The driving experience is magnificent. BMW uses the slogan “Magnetism not required to feel the force of attraction”, which sound meaningless until one takes a curve at normal driving speed. It feels as if the vehicle has attached itself to the road surface with Velcro, but without slowing down.

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The i8 is constructed from carbon fibre, plastic and aluminium, meaning it is ultra-lightweight and therefore highly responsive to controls. The material doesn’t make it unsafe either: carbon fibre surrounds the passenger area, creating what is called a “Life module” which, along with airbags, gives passengers maximum protection.

The weight also contributes to the vehicle’s fuel efficiency, and allows for a maximum speed – in petrol mode – of 250km/h. Acceleration is astounding: 0-100km/h in 4.4 seconds.

The aerodynamics of the vehicle are also key to its performance. It resembles nothing less than a Batmobile, with its sleek lines, low structure – what BMW refers to as a “flat silhouette” – and handleless doors. That low centre of gravity also provides the Velcro experience on curves.

Ultimately, the defining feature of the vehicle is the experience of being transported into the future. This is what one imagines the vehicles of tomorrow could deliver to all drivers.

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It is no wonder that the i8 attracts stares of delight, shock and even horror wherever it goes and whenever it stops. It is little wonder that people almost believe you for a moment when you lift open the door, step out and declare: “Greetings! I’m from the future.”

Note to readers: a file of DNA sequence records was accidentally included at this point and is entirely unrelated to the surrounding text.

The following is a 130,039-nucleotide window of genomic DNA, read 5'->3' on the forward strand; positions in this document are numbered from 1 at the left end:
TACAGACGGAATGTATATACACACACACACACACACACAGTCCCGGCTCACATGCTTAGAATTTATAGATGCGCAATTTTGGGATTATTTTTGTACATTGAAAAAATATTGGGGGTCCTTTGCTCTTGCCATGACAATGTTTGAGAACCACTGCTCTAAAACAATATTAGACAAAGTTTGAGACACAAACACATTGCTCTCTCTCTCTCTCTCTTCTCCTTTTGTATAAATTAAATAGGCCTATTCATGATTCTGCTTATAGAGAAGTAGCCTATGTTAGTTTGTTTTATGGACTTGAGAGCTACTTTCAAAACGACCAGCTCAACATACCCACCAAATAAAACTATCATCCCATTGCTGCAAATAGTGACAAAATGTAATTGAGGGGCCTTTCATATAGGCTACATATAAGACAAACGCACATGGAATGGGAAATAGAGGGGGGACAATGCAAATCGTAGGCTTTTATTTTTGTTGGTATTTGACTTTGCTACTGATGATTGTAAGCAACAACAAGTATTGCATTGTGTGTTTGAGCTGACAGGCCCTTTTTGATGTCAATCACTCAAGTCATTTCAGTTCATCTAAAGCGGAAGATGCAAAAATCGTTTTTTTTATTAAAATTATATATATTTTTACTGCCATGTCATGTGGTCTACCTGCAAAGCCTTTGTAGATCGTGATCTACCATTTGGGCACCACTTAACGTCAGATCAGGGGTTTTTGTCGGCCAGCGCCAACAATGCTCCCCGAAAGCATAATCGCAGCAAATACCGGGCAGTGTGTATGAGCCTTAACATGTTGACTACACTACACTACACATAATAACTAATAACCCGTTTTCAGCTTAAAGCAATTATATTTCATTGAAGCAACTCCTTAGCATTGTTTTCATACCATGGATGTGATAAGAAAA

* Arthur Goldstuck is founder of World Wide Worx and editor-in-chief of Gadget.co.za. Follow him on Twitter and Instagram on @art2gee

Cars

Project Bloodhound saved

The British project to break the world landspeed record at a site in the Northern Cape has been saved by a new backer, after it went into bankruptcy proceedings in October.

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Two weeks ago,  and two months after entering voluntary administration, the Bloodhound Programme Limited announced it was shutting down. This week it announced that its assets, including the Bloodhound Supersonic Car (SSC), had been acquired by an enthusiastic – and wealthy – supporter.

“We are absolutely delighted that on Monday 17th December, the business and assets were bought, allowing the Project to continue,” the team said in a statement.

“The acquisition was made by Yorkshire-based entrepreneur Ian Warhurst. Ian is a mechanical engineer by training, with a strong background in managing a highly successful business in the automotive engineering sector, so he will bring a lot of expertise to the Project.”

Warhurst and his family, says the team, have been enthusiastic Bloodhound supporters for many years, and this inspired his new involvement with the Project.